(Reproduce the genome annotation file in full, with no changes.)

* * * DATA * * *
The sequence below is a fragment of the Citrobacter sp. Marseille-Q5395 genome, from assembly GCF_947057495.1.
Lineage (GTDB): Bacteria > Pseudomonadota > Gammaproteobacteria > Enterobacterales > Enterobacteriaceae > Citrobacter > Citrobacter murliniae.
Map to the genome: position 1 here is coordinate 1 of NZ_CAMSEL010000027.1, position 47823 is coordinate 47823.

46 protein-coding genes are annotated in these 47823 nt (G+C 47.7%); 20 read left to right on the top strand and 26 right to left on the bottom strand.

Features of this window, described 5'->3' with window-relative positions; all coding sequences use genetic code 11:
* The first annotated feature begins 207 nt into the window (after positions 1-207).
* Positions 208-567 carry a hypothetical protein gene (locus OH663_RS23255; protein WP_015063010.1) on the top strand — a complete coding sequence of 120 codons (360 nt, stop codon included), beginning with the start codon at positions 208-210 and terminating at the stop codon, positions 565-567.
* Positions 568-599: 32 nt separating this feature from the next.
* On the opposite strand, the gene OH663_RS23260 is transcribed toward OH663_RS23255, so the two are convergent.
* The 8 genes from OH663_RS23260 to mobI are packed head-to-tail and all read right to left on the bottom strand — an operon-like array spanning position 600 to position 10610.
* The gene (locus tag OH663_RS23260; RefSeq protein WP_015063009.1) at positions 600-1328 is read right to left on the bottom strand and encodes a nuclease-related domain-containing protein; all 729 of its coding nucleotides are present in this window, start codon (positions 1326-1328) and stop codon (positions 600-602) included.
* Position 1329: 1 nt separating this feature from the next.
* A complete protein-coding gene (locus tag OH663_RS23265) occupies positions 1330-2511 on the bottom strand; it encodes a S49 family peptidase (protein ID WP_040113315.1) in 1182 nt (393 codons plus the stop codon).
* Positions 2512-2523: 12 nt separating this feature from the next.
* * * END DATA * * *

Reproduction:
The sequence below is a fragment of the Citrobacter sp. Marseille-Q5395 genome, from assembly GCF_947057495.1.
Lineage (GTDB): Bacteria > Pseudomonadota > Gammaproteobacteria > Enterobacterales > Enterobacteriaceae > Citrobacter > Citrobacter murliniae.
Map to the genome: position 1 here is coordinate 1 of NZ_CAMSEL010000027.1, position 47823 is coordinate 47823.

46 protein-coding genes are annotated in these 47823 nt (G+C 47.7%); 20 read left to right on the top strand and 26 right to left on the bottom strand.

Features of this window, described 5'->3' with window-relative positions; all coding sequences use genetic code 11:
* The first annotated feature begins 207 nt into the window (after positions 1-207).
* Positions 208-567 carry a hypothetical protein gene (locus OH663_RS23255; protein WP_015063010.1) on the top strand — a complete coding sequence of 120 codons (360 nt, stop codon included), beginning with the start codon at positions 208-210 and terminating at the stop codon, positions 565-567.
* Positions 568-599: 32 nt separating this feature from the next.
* On the opposite strand, the gene OH663_RS23260 is transcribed toward OH663_RS23255, so the two are convergent.
* The 8 genes from OH663_RS23260 to mobI are packed head-to-tail and all read right to left on the bottom strand — an operon-like array spanning position 600 to position 10610.
* The gene (locus tag OH663_RS23260; RefSeq protein WP_015063009.1) at positions 600-1328 is read right to left on the bottom strand and encodes a nuclease-related domain-containing protein; all 729 of its coding nucleotides are present in this window, start codon (positions 1326-1328) and stop codon (positions 600-602) included.
* Position 1329: 1 nt separating this feature from the next.
* A complete protein-coding gene (locus tag OH663_RS23265) occupies positions 1330-2511 on the bottom strand; it encodes a S49 family peptidase (protein ID WP_040113315.1) in 1182 nt (393 codons plus the stop codon).
* Positions 2512-2523: 12 nt separating this feature from the next.